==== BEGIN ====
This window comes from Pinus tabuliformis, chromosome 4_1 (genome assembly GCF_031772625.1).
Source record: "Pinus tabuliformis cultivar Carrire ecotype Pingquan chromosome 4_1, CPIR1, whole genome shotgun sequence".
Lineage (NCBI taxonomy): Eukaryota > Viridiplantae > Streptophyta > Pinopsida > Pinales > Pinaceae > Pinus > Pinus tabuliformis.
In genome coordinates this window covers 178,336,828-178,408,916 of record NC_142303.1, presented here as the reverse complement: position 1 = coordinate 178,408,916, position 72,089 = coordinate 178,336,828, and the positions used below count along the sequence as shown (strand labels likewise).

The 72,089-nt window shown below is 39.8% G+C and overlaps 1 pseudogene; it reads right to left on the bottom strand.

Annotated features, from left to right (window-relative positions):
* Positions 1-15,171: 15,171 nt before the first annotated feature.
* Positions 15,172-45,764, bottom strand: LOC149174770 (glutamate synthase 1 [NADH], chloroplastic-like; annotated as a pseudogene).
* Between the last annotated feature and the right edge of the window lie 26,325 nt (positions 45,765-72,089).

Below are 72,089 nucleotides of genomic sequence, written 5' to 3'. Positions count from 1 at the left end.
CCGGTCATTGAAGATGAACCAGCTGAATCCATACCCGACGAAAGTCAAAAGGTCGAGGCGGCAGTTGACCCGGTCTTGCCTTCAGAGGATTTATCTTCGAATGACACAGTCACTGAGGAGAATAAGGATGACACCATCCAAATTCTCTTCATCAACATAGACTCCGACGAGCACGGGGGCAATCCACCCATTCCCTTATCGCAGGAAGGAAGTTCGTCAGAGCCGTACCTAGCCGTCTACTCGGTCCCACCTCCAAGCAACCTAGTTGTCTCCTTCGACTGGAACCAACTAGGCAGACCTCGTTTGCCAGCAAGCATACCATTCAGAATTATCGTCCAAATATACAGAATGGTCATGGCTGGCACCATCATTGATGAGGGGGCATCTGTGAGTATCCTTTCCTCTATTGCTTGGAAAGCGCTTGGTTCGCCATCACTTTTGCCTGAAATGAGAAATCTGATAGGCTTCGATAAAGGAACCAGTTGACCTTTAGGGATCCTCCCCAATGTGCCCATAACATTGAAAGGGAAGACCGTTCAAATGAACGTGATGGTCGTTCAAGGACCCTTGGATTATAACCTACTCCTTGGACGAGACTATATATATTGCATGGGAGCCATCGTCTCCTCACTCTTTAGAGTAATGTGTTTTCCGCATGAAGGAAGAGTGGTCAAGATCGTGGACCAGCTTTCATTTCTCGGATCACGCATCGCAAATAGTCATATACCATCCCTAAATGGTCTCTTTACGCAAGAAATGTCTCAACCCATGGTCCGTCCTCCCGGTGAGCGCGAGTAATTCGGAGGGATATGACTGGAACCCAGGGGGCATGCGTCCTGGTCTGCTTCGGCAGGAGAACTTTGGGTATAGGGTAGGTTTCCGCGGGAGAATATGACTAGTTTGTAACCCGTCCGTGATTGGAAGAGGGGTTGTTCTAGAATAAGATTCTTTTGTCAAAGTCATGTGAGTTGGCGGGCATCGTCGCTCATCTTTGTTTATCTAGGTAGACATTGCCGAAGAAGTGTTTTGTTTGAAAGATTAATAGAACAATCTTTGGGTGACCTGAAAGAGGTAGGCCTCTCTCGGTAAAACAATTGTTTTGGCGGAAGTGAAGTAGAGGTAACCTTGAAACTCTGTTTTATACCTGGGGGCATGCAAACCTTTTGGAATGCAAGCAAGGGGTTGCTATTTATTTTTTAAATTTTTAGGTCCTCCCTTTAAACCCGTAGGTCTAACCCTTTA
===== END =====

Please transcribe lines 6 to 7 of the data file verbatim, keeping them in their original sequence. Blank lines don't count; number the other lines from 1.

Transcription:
Annotated features, from left to right (window-relative positions):
* Positions 1-15,171: 15,171 nt before the first annotated feature.